A $100 million dollar fund is actually a fund whose limited partners have committed to supply a $100 million dollars. This doesn’t mean that they have actually written checks which add up to this amount. The limited partners know that the venture firm – the general partner - won’t be able to invest $100 million all at once and these limited partners don’t want their money sitting in a VC fund bank account earning small returns. What actually happens is that the fund makes capital calls – requires the limited investors to cough up part of their committed money – when the fund actually has a use for the cash – giving it to you, for example, or paying management fees.
Remember that there is a difference between a VC FIRM and the FUND(S) it raises and manages. This is important and it’ll be on the test.
A VC firm may raise and run several funds. The fund may outlive the firm or vice versa. In almost all ways, the performance of one fund run by a particular VC firm is isolated from the performance of other funds run by that same firm. For example, funds that put money to work in 1998 generally had great performance when the money came cascading back from IPOs. Funds sponsored by the same VC firms which invested in late 1999 and 2000 did terribly because the entrepreneurs could command huge premiums to customary valuations and NASDAQ (and most of the companies) crashed before there was any return on the outsized investments.
Which type of fund do you want to get your money from?
Can’t answer because the quality of the individuals you deal with is what matters most. So I’ll give you major plus and minus on each.
Ex-entrepreneur running her own money:
Plus – doesn’t have to worry about being second-guessed by a boss or investors so can afford to be innovative and patient.
Minus – can’t forget she was an entrepreneur so thinks she can do your job better than you can.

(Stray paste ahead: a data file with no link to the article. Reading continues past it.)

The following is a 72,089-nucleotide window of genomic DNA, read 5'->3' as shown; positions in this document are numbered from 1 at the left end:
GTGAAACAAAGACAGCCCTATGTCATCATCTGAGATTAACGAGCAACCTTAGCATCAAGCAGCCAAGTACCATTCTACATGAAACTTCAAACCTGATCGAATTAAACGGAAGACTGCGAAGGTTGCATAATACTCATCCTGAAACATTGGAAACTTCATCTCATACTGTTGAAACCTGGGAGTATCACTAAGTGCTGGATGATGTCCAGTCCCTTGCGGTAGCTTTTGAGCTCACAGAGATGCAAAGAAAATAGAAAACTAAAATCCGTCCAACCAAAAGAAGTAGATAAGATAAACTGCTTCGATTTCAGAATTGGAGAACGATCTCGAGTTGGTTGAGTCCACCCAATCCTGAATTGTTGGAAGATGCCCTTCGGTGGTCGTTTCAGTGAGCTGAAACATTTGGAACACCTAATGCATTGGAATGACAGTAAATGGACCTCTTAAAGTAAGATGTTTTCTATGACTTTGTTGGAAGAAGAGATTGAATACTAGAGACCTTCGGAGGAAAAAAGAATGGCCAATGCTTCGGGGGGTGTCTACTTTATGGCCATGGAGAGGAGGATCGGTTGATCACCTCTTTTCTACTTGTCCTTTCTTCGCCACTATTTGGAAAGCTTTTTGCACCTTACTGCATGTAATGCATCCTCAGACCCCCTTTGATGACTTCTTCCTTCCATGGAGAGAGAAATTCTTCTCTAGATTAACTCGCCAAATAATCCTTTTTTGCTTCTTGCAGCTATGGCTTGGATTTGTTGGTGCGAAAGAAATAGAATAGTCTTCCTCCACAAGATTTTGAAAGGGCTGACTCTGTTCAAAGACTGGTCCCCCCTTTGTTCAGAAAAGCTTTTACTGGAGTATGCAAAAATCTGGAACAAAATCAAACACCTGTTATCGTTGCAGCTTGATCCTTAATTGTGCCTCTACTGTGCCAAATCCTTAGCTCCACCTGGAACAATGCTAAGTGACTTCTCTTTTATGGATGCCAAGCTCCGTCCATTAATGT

Hired hand running a rich person’s money:
Plus - doesn’t have to worry about fund-raising or communication with a limited partner community.
Minus – tends to be so mortally afraid of offending the single investor or not following a “vision” that he doesn’t quite understand and so can be an investment coward.
Company venture arm:
Plus – may be able to get you a preference when dealing with the sponsoring company since it is presumably interested in whatever you’re developing and has a strategic as well as financial stake in your success
Minus – the people in the company venture arms are usually not experienced investors, may be fresh out of business school. Don’t make policy and may not understand it. Big company politics can be in your way.
“Public” venture fund with limited partners:
Plus – the actual VCs in the VC firm have to have a pretty good track record – at least some of them – or they can’t raise the money to begin with. The partner you deal with will usually be able to make decisions on his or her own.
Minus – can be distracted either by a high management fee which is independent of performance (other than raising money) or by earning the praise or avoiding the complaints of the limited partners or raising yet another fund. These firms all find raising money easier at the same time so there is either a flood or dearth of money from them. From an entrepreneur’s point of view, a flood of money is great until you get yours. Then you’d just as soon that a pack of imitators don’t get funded on terms even more favorable than yours.
If you want to learn how venture capital works from the POV of venture capitalists – and in much more detail than I’ll explain it, you can’t do better than go to the blogs of Fred Wilson and Brad Feld. They are both very smart and successful VCs AND are very readable and prolific communicators.
You ALWAYS want to read the blog of a VC who may fund you – if he or she doesn’t have a blog and you’re in the web/tech space… hmmm.